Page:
The Center for the Study of New Testament Manuscripts (CSNTM) announced last Thursday — 15 January 2015 — that they have completed the digitizing of P46. Here is the announcement from the Friends of CSNTM website:
In July of 2014 the Center for the Study of New Testament Manuscripts (CSNTM) traveled to the University of Michigan in Ann Arbor to digitize their New Testament Papyrus of Paul’s letters (P46). The CSNTM team consisted of Daniel B. Wallace, Robert D. Marcello, and Jacob W. Peterson. This was part of a combined project which will virtually reunite P46 since it is housed in two separate locations. The University was gracious to allow CSNTM to digitize their portion of the manuscript, and our staff was able to work with the University’s preservation department, which is known around the world for their work in papyrological preservation. A special thanks goes to Dr. Brendan Haug, the archivist of the Papyrology Collection and an Assistant Professor in the Department of Classical Studies, for his hospitality and his willingness to participate in this project.
P46 or Papyrus 46 in the Gregory-Aland system is the earliest Papyrus (c. AD 200) of the letters of Paul and Hebrews. It is housed at the Chester Beatty Library (CBL) in Dublin, Ireland and at the University of Michigan in Ann Arbor. CSNTM digitized the CBL portion in the summer of 2013, producing stunning high-resolution digital images that are already being used in theses and research around the globe. This manuscript is vitally important for understanding the transmission and earliest stages of the text of Paul’s writings, and we are excited to add the University of Michigan’s images to our library.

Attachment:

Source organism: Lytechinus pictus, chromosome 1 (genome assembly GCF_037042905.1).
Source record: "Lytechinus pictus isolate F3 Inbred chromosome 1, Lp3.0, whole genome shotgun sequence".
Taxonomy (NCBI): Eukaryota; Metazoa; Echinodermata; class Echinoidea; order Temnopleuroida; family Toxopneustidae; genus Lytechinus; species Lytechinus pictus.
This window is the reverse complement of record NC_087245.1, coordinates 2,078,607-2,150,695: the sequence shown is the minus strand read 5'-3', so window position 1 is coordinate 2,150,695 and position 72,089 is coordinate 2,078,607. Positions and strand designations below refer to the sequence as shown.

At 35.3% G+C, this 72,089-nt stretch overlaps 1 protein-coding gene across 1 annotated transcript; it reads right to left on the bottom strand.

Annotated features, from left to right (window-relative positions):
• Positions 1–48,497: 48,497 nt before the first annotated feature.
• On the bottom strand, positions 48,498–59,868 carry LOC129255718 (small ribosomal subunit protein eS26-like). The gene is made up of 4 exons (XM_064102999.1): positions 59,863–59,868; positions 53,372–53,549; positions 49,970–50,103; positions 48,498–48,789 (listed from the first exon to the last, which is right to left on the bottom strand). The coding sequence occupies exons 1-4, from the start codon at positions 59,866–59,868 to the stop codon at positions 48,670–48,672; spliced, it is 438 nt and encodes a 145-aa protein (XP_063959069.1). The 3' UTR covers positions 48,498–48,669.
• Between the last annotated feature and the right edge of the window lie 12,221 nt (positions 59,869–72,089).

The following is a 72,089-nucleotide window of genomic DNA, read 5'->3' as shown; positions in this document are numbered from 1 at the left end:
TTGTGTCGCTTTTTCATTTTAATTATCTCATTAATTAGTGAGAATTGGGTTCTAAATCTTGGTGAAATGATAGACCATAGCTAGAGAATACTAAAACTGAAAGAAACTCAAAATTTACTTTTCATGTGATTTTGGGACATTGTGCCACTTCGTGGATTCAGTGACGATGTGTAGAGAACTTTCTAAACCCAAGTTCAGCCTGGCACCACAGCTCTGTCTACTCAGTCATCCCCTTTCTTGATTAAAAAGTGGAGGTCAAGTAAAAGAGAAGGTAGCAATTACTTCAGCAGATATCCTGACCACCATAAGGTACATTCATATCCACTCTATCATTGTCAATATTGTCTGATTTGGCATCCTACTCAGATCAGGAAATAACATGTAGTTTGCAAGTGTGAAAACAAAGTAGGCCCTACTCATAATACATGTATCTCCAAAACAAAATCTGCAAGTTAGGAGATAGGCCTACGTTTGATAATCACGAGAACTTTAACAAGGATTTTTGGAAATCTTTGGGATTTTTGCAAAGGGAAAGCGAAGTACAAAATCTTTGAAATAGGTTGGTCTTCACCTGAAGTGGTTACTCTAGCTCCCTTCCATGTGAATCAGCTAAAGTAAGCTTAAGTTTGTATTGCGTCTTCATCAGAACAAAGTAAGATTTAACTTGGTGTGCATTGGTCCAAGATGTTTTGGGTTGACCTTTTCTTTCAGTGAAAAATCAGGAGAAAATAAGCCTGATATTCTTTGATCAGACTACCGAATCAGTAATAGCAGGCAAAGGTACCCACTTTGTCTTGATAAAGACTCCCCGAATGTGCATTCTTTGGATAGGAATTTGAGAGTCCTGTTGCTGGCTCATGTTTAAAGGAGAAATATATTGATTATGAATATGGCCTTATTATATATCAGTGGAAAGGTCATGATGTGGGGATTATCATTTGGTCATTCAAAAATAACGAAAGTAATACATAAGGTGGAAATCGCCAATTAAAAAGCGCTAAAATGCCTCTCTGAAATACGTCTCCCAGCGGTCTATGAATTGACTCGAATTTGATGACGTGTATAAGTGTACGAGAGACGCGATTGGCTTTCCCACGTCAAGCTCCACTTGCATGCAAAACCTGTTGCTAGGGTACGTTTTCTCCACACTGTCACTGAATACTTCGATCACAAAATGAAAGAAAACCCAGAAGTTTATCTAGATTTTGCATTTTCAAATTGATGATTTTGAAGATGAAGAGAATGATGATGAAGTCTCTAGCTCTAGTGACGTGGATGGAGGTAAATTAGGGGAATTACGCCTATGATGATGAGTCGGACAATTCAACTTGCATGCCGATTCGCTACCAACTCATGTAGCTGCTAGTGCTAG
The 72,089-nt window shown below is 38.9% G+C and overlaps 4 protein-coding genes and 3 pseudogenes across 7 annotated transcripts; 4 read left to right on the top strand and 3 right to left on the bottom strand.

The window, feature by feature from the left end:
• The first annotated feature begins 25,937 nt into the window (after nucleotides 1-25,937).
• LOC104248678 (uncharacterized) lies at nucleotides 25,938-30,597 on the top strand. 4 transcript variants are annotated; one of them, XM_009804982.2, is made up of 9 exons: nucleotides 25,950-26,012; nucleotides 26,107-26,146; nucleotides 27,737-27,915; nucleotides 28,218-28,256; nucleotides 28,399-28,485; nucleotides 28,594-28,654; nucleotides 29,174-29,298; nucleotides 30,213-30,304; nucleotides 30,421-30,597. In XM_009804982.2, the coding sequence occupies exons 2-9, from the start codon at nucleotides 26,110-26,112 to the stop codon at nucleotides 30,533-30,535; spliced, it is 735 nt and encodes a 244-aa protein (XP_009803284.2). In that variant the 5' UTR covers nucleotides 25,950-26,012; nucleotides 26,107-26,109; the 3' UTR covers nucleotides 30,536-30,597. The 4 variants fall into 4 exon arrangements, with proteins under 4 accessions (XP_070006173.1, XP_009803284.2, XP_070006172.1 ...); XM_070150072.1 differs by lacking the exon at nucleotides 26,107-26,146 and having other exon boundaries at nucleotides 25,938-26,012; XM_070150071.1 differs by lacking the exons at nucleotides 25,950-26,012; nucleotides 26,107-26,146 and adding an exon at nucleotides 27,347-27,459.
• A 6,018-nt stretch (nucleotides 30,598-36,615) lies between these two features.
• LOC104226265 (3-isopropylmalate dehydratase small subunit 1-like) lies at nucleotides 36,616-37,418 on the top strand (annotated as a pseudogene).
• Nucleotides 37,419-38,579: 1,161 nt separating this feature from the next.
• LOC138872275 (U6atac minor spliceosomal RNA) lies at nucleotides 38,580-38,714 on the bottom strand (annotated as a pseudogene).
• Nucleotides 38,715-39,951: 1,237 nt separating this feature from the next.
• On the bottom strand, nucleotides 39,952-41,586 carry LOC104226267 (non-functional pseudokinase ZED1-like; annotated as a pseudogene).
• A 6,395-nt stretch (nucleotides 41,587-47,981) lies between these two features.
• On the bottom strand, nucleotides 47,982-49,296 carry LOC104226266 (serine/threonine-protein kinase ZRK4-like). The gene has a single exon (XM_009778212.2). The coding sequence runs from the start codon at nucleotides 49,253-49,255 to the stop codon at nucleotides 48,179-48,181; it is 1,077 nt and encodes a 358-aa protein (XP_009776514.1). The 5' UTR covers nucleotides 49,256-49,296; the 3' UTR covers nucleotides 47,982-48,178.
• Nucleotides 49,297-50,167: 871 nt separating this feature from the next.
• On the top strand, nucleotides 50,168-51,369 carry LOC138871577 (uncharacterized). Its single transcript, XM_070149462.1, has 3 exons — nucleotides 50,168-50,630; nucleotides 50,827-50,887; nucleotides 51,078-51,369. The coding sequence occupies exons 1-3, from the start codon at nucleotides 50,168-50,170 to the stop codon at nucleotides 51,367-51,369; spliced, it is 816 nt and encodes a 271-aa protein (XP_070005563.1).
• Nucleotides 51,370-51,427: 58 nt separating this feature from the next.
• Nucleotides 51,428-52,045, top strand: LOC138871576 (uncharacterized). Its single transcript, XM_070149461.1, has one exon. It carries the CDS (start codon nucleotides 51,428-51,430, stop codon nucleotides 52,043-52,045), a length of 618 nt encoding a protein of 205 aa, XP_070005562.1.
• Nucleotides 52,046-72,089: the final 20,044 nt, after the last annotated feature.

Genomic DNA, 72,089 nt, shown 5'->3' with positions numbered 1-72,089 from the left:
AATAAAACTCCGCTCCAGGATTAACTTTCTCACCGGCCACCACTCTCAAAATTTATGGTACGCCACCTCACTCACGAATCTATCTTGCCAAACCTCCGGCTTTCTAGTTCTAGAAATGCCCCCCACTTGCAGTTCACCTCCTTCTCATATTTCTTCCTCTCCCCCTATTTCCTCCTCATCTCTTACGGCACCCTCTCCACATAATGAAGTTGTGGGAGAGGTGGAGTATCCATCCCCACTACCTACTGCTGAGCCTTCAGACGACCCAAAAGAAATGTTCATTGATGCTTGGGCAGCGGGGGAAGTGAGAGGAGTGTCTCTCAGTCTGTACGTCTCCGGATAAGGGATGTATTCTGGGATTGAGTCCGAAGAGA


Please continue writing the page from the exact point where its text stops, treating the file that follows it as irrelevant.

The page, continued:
P46—both the CBL and Michigan images—may now be found in the CSNTM library.
The work that CSNTM has been doing has been an invaluable one, as they continue their important mission as described at their website:
1.To make digital photographs of extant Greek New Testament manuscripts so that such images can be preserved, duplicated without deterioration, and accessed by scholars doing textual research.
2.To utilize developing technologies (OCR, MSI, etc.) to read these manuscripts and create exhaustive collations.
3.To analyze individual scribal habits in order to better predict scribal tendencies in any given textual problem.
4.To publish on various facets of New Testament textual criticism.
5.To develop electronic tools for the examination and analysis of New Testament manuscripts.
6.To cooperate with other institutes in the great and noble task of determining the wording of the autographa of the New Testament.
Here is a brief video describing the work of CSNTM:

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